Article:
Don’t Turn NATO Into “GloboCop”

Narrowing the alliance’s focus to maintaining stability in Europe will ensure that the West sticks together.

British prime minister David Cameron, American president Barack Obama and European Commission president José Manuel Barroso observe a moment of silence in honor of NATO military personnel that have lost their lives, Lisbon, Portugal, November 19, 2010
British prime minister David Cameron, American president Barack Obama and European Commission president José Manuel Barroso observe a moment of silence in honor of NATO military personnel that have lost their lives, Lisbon, Portugal, November 19, 2010 (White House/Pete Souza)

The key for the future of NATO is to once again establish a clear strategic rationale for its existence.

This was a relatively easy task during the Cold War, when the threat of the Soviet Union and the Warsaw Pact was very real and perceived as existential. In the years since the collapse of the Berlin Wall, this is no longer the case and it has forced NATO to evaluate exactly what role it should play in the twenty-first century.

While it seems that many in Europe and the United States have a desire to turn NATO into some sort of “GloboCop” looking perennially abroad for new monsters to slay, NATO’s actions since the conclusion of the Cold War raise serious questions about the wisdom of such a course. Its use of military force against Serbia during the Kosovo crisis in the 1990s, its extensive work in Afghanistan and, most recently, in Libya illustrate how NATO can work and how it really cannot.

The key question is this: Should NATO in this century be used primarily to defend Europe from external aggression while facilitating intra-European stability or is it to be a platform for external stabilizing missions in other geographic regions, such as the Middle East or East Asia? 

The answer is that it should remain focused on what it can do and do well.

If NATO was largely created “to keep the Russians out, the Americans in and the Germans down,” as stated memorably by the alliance’s first secretary general, Lord Ismay, this should in large measure be maintained as a raison d’etre.

The questions of Russia and Germany continue to be, as they always have been, of paramount importance to European stability. NATO can and should deal with this.

The alliance should remain a serious player in Europe, capable of defending against any potential external aggression. It should also retain the ability to maintain a sense of order in the continually tumultuous southern side of Europe, especially the Balkan tinderbox.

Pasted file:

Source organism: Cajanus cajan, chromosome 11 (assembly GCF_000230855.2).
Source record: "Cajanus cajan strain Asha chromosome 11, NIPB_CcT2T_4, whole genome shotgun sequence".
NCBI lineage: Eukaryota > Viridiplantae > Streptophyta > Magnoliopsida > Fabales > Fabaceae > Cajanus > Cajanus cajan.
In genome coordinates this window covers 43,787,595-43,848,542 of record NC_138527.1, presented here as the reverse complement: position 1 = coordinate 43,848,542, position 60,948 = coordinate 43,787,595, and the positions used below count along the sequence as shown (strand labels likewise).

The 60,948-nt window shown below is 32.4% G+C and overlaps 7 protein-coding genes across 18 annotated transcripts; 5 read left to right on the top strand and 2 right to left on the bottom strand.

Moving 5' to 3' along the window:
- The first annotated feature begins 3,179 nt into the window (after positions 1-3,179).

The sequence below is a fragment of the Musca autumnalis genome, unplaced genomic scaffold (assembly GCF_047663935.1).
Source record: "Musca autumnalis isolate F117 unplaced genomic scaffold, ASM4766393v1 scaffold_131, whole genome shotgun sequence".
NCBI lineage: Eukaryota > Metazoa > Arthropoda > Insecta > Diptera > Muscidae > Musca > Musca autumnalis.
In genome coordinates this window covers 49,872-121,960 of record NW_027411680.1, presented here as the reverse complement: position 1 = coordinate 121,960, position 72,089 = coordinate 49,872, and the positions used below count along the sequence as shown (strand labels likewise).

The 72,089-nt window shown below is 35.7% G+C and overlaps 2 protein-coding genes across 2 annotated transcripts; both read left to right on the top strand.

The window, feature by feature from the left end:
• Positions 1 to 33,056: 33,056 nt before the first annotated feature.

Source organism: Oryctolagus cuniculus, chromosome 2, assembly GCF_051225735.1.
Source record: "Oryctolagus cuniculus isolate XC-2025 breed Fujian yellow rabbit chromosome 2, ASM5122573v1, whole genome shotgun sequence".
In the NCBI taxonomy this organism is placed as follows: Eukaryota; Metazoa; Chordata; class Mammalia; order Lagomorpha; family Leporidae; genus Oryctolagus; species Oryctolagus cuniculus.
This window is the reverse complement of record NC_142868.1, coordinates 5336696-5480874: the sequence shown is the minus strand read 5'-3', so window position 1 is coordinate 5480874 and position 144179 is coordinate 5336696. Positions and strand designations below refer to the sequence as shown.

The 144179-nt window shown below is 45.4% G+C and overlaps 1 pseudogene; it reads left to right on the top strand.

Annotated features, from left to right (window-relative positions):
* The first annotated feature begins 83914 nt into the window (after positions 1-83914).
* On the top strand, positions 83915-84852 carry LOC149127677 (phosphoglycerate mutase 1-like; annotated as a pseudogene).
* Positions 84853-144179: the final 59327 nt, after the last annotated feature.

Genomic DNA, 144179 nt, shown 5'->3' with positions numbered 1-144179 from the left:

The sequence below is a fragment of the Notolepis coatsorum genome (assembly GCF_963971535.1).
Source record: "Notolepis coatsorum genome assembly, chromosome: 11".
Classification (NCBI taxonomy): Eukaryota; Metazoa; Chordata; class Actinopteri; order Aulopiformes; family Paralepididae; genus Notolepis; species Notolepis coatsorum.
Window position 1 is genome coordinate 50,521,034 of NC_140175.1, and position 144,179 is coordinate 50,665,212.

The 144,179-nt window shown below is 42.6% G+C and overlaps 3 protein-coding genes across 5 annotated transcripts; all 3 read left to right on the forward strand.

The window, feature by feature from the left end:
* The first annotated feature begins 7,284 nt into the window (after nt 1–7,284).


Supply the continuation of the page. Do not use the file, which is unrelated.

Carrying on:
Meanwhile, NATO must reexamine its capacity to engage in missions outside of Europe and should probably scale back any extra-European ambitions. The fiscal and military resources are not available to engage in global operations and the scarce resources that are available are better spent in the European neighborhood.

Referring again to the Kosovo air campaign, it appears that NATO can use force effectively when deployed against malefactors within the general European area.

By contrast, although NATO has played a significant role in Afghanistan, the ambiguities of general policy toward that nation and the larger issues pertaining in particular to stability in Pakistan have made it a far less successful endeavor.

Granted, much of this is due to internal policy divisions within the United States, which is quite evidently the largest player in the Afghan theater. However, the projection capabilities of NATO are not all that impressive when looking at the difficulty in doing what is necessary to win a small-scale conflict beyond Europe.

The Libyan intervention reinforces this impression. Aside from the question of whether the regime crackdown in Syria is of more strategic importance to the region than whatever Colonel Muammar Gaddafi did, the point is, if one is to engage, one must engage fully. That NATO proved only half willing to do so elongated the conflict and could have facilitated the stealing of many weapons that are now finding their way into a myriad of other conflict zones like Mali.

The take away from this state of affairs is that NATO should remain focused on European stability, not out of theater operations. Efforts to use NATO outside of Europe leave much to be desired and fundamentally risk making the Atlantic alliance look weaker, not stronger.

Attempting to bolster NATO in order that it essentially becomes some kind of global constabulary force seems unwise. Each region of the world will require its own multilateral (though not panglobal) institutions.

The United States will, for as long as it remains the single most powerful nation in the world, play a key role in each of these regional institutions. Yet these institutions should remain regional, focusing on their own neighborhoods so that they can be more effective, rather than morphing into grandiose institutions with ambitions far exceeding capabilities. That is a sure fire recipe for ineffective institutions that spend more time talking than acting on the imperatives of the moment.

Europe and the United States are the pillars of transatlanticism and the “West” more broadly conceived. They must hang together or they will hang separately. Narrowing NATO’s focus in such a way that it maintains stability in the European heartland is a key step to making sure they hang together even if economic power seems to be shifting eastward in the twenty-first century.

At the end of the day, NATO leaders should say no to “GloboCop” and yes to their own backyard.

This is an updated version of an article that originally appeared at the Atlantic Community, September 3, 2010.

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